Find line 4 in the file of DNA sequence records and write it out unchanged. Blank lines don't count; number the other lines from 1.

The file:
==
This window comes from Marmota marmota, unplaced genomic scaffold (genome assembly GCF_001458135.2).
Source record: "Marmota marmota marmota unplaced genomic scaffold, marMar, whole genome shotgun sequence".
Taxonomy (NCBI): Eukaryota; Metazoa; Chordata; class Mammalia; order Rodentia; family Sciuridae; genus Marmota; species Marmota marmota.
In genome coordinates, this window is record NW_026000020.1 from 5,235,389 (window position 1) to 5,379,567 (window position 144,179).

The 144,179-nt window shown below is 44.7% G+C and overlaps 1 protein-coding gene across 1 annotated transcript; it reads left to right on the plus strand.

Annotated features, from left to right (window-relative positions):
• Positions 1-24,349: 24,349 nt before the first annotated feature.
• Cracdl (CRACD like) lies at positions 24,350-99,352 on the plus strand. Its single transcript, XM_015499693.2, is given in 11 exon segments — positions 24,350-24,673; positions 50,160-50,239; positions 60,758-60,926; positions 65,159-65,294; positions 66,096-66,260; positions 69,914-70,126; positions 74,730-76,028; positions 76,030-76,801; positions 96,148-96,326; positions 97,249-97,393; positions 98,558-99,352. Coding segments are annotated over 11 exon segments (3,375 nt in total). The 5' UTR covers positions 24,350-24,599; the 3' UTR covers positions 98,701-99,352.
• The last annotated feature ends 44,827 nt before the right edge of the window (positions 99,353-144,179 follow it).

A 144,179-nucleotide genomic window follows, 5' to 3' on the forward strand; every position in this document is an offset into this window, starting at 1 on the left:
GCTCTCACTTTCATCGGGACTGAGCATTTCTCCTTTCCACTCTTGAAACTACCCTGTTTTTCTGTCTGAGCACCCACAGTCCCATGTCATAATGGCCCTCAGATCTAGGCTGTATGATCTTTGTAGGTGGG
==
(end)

In genome coordinates, this window is record NW_026000020.1 from 5,235,389 (window position 1) to 5,379,567 (window position 144,179).